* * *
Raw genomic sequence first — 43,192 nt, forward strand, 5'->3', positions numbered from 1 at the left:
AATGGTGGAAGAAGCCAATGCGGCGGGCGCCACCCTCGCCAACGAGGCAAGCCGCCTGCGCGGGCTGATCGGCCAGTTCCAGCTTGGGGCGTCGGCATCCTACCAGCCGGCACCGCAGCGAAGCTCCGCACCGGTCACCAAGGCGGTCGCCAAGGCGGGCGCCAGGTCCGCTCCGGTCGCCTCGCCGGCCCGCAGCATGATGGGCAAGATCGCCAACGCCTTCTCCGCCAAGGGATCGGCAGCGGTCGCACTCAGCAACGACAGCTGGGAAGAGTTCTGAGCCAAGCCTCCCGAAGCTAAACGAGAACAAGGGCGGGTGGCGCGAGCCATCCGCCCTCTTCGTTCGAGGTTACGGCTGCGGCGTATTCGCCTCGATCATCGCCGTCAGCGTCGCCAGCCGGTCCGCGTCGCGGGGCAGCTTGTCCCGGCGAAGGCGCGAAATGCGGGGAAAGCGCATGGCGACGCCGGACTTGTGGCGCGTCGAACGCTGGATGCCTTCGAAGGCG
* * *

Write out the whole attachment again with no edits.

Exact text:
Raw genomic sequence first — 43,192 nt, forward strand, 5'->3', positions numbered from 1 at the left:
AATGGTGGAAGAAGCCAATGCGGCGGGCGCCACCCTCGCCAACGAGGCAAGCCGCCTGCGCGGGCTGATCGGCCAGTTCCAGCTTGGGGCGTCGGCATCCTACCAGCCGGCACCGCAGCGAAGCTCCGCACCGGTCACCAAGGCGGTCGCCAAGGCGGGCGCCAGGTCCGCTCCGGTCGCCTCGCCGGCCCGCAGCATGATGGGCAAGATCGCCAACGCCTTCTCCGCCAAGGGATCGGCAGCGGTCGCACTCAGCAACGACAGCTGGGAAGAGTTCTGAGCCAAGCCTCCCGAAGCTAAACGAGAACAAGGGCGGGTGGCGCGAGCCATCCGCCCTCTTCGTTCGAGGTTACGGCTGCGGCGTATTCGCCTCGATCATCGCCGTCAGCGTCGCCAGCCGGTCCGCGTCGCGGGGCAGCTTGTCCCGGCGAAGGCGCGAAATGCGGGGAAAGCGCATGGCGACGCCGGACTTGTGGCGCGTCGAACGCTGGATGCCTTCGAAGGCG